There is a bit of background to my search...I will admit here and now that I am not a huge cupcake fan. Well, that's not exactly true, I do like a good cupcake, and by good, I mean a tasty cake, and not just a foundation on which to build copious amounts of overly sweet, and in some instances, garishly coloured buttercream frosting. Apparently, we have our American cousins to thank for this very popular trend, according to my research!!
The thing I do not like about cupcakes is the frosting; and will actively remove it from the cake. Now, I totally understand that this practice will not be shared by everyone, and I may well stand alone on this view, especially among other females! But I would like to see a growing trend towards the actual cake part of the cupcake, and efforts to make it as good as it can be, and tasty too! Too many are just too dry, fairly tasteless, and are completely overwhelmed by the over-the-top adornment of oh so sweet frosting.
Incidentally, cupcakes are so called because once upon a time (in USA) cakes were made in coffee cups; why this was I don't yet know, but I will delve deeper to find out more about the origins of cupcakes, and why they require so much decoration for such a relatively small cake!
Anyway, I digress...my search for the perfect Fairy Cake continues! Mary Berry advocates the all-in-one method which surely seems to defy the laws of science surrounding the art, or science, of baking! I simply don't understand how the creaming method is strongly put forward in most cake recipes, yet it seems suddenly acceptable to dump all the ingredients into your mixing bowl for delicate and light Fairy Cakes! Or am I simply being a purist?
Other methods do say to cream the butter and sugar together first, then slowly add the beaten eggs (with a little flour to begin with to prevent curdling), then gently folding in the remaining flour in order not to build up the gluten in the flour by over-beating at this stage.
There are recipes that say include baking powder, and recipes that say not to. Some add vanilla extract, others do not. Some say ONLY butter to be used, others say margarine. So, no wonder we mere mortals who dabble on an amateur level into the world and its mysteries of baking get so confused!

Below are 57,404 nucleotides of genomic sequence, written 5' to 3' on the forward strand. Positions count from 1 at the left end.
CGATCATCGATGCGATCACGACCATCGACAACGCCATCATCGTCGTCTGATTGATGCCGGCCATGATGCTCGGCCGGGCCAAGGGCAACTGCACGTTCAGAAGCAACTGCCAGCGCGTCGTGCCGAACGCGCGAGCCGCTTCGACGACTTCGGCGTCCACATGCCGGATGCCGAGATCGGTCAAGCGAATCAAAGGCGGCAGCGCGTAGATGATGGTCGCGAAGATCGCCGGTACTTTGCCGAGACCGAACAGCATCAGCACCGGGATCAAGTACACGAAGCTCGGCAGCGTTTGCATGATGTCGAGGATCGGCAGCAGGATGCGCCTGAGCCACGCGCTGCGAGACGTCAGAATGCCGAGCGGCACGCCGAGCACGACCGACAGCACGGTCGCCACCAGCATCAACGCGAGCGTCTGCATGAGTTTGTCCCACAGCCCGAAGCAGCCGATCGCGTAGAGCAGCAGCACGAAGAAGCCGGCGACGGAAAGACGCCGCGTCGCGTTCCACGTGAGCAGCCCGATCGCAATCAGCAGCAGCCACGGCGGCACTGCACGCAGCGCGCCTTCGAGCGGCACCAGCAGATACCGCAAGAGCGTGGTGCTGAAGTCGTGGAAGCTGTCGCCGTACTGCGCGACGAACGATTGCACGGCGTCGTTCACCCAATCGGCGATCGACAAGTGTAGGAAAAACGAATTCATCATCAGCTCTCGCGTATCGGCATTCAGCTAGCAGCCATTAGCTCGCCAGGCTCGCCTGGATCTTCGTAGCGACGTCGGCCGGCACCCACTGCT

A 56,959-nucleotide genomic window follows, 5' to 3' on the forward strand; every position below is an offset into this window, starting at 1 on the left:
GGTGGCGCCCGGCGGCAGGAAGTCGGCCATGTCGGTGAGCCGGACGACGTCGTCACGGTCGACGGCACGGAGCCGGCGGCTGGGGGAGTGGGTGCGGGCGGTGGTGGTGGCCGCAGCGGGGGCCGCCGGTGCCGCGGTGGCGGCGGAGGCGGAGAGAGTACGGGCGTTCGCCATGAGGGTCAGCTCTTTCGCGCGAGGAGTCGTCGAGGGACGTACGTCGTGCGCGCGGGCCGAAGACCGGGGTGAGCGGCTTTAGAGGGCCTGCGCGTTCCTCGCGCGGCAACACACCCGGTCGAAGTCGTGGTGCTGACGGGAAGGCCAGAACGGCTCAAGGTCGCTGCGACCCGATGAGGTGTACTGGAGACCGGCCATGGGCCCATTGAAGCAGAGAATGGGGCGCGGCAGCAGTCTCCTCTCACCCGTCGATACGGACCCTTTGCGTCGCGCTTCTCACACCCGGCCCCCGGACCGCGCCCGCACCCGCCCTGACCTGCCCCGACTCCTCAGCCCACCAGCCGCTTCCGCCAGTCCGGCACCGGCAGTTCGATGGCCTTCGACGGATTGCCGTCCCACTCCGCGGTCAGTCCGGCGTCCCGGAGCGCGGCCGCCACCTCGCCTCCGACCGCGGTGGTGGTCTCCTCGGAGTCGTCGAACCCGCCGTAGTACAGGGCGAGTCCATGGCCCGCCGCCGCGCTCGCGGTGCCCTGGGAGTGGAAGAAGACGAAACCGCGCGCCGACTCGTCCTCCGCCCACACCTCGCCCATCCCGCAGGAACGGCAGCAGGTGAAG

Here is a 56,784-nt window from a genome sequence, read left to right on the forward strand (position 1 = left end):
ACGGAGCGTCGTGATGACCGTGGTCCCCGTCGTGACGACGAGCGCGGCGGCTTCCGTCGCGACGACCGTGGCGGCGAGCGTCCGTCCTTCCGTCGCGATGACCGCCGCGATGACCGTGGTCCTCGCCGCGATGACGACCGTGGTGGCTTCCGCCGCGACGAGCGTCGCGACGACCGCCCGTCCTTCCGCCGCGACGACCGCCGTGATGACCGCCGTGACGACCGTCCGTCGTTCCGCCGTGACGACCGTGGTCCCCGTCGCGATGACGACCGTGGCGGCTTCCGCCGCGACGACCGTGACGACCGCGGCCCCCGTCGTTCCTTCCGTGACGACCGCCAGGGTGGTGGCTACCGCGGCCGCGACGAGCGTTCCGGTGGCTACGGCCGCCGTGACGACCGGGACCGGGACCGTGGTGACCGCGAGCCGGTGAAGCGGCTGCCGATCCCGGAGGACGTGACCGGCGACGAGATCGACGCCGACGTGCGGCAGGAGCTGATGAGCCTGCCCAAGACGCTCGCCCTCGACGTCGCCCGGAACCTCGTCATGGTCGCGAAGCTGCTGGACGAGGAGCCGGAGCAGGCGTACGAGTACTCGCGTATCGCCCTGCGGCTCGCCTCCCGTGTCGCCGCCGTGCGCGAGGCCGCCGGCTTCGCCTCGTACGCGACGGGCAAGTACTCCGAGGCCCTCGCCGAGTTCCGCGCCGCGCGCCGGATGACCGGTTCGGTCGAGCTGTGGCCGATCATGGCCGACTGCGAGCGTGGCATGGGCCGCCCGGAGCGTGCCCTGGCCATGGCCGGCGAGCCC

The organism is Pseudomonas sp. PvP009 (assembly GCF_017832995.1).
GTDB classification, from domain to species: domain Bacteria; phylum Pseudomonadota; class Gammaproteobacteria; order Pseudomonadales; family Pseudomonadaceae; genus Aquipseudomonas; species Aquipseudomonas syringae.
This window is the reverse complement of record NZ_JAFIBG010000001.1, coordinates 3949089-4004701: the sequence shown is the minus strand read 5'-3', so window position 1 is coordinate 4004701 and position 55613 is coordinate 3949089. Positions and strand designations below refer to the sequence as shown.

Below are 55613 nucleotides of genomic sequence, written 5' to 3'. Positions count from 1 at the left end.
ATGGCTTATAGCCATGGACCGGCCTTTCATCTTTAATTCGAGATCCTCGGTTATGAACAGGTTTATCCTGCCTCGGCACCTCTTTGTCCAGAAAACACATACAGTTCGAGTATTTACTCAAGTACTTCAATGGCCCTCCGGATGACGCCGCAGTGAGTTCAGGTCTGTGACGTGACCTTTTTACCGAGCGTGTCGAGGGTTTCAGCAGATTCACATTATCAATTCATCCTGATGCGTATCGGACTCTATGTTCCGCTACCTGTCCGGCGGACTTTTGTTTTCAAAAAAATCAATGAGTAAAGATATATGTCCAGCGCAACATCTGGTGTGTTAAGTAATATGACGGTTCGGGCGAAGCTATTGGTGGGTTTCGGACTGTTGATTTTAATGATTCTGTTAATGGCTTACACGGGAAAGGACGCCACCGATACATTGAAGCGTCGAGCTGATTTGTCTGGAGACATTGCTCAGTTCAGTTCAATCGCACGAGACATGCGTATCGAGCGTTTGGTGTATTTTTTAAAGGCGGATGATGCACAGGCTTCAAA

Trying to be as objective as I can be, and in the spirit of objective scientific research, I have tried the all-in-one method as advocated by the Great baking Queen herself, and the cakes were passable. They did have rise to them, and fairly light if somewhat dry-ish texture. However I have to say they did taste as though something was missing from them (probably air!!).
I have tried recipes were the specific measurements for every ingredient has been given (i.e 100g of butter, 100g sugar, 100g self-raising flour, 2 eggs), and again they were passable. Remarkably, they did have a much better aroma whilst baking.
Having made sponge cakes of the larger variety using the weight of the eggs (minus their shells) to determine the weight of the remaining ingredients, I decided to give this a try today to make today;s batch of Fairy Cakes. The results were much lighter and indeed more airy. I think, just how a Fairy Cake should be (which is why they are so-named...surely?).
I wanted a very understated and simple (and not too sweet) topping for my Fairy Cakes, so went with a simple glace icing...I did have an urge for a bit of experimentation and decided to add a drop (and I mean 1 tiny single pin head drop) of green food colouring to the icing mix, which gave a very pale pastel green hue. very understated ! Just enough to make them interesting without being the central focus of attention (and taste).
You will need:
- 2 eggs (I used medium) beaten(weigh them and write the weight down so you don't forget, as all other ingredients will need to weigh the same as the eggs)
- Butter (or margarine, I used Utterly Butterly) - same weight as eggs
- caster sugar - same weight as eggs
- self-raising flour - same weight as eggs
- 1/4 teaspoon of baking powder (added to flour)
1. Cream together the butter and sugar until pale, light and fluffy. When you think it is beaten enough, beat for 5 minutes more!
2. Add a tablespoon of beaten egg together with a tablespoon of flour, and mix in thoroughly before adding more egg. If it looks like it may be curdling add a bit more of the flour
3. When all egg has been beaten into butter and sugar, gently fold in flour, do not beat at this stage as you do not want to knock the air out of the batter
4. When the mixture is smooth spoon it into your cake cases (12) which need to be placed in a 12 hole bun tin
5. Bake at 170 C (Fan) for 15-19 mins or until golden and springy to the touch
6. Remove from oven and allow to cool, then decorate